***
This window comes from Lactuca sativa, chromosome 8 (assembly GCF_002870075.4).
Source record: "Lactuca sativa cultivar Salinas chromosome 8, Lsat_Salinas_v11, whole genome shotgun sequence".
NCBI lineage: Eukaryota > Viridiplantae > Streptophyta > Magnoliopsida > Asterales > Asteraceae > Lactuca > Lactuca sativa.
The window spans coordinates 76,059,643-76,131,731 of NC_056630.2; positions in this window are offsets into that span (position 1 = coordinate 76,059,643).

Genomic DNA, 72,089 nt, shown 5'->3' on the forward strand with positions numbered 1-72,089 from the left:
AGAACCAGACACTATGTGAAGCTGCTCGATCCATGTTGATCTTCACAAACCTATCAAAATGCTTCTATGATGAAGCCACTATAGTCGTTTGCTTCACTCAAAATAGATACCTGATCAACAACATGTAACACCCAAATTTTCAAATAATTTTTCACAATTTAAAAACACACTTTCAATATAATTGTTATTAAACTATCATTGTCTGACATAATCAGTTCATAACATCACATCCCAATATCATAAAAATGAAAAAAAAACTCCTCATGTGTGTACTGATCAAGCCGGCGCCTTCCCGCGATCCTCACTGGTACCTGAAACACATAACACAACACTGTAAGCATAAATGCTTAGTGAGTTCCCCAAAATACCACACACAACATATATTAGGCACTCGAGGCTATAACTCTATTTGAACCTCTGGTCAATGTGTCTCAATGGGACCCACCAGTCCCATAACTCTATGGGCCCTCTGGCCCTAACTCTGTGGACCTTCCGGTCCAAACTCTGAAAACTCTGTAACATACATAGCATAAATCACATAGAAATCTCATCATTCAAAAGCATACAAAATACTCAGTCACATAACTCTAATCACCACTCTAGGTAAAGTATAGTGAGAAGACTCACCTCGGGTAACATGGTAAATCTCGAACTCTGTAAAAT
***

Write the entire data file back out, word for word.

This window comes from Lactuca sativa, chromosome 8 (assembly GCF_002870075.4).
Source record: "Lactuca sativa cultivar Salinas chromosome 8, Lsat_Salinas_v11, whole genome shotgun sequence".
NCBI lineage: Eukaryota > Viridiplantae > Streptophyta > Magnoliopsida > Asterales > Asteraceae > Lactuca > Lactuca sativa.
The window spans coordinates 76,059,643-76,131,731 of NC_056630.2; positions in this window are offsets into that span (position 1 = coordinate 76,059,643).

Genomic DNA, 72,089 nt, shown 5'->3' on the forward strand with positions numbered 1-72,089 from the left:
AGAACCAGACACTATGTGAAGCTGCTCGATCCATGTTGATCTTCACAAACCTATCAAAATGCTTCTATGATGAAGCCACTATAGTCGTTTGCTTCACTCAAAATAGATACCTGATCAACAACATGTAACACCCAAATTTTCAAATAATTTTTCACAATTTAAAAACACACTTTCAATATAATTGTTATTAAACTATCATTGTCTGACATAATCAGTTCATAACATCACATCCCAATATCATAAAAATGAAAAAAAAACTCCTCATGTGTGTACTGATCAAGCCGGCGCCTTCCCGCGATCCTCACTGGTACCTGAAACACATAACACAACACTGTAAGCATAAATGCTTAGTGAGTTCCCCAAAATACCACACACAACATATATTAGGCACTCGAGGCTATAACTCTATTTGAACCTCTGGTCAATGTGTCTCAATGGGACCCACCAGTCCCATAACTCTATGGGCCCTCTGGCCCTAACTCTGTGGACCTTCCGGTCCAAACTCTGAAAACTCTGTAACATACATAGCATAAATCACATAGAAATCTCATCATTCAAAAGCATACAAAATACTCAGTCACATAACTCTAATCACCACTCTAGGTAAAGTATAGTGAGAAGACTCACCTCGGGTAACATGGTAAATCTCGAACTCTGTAAAAT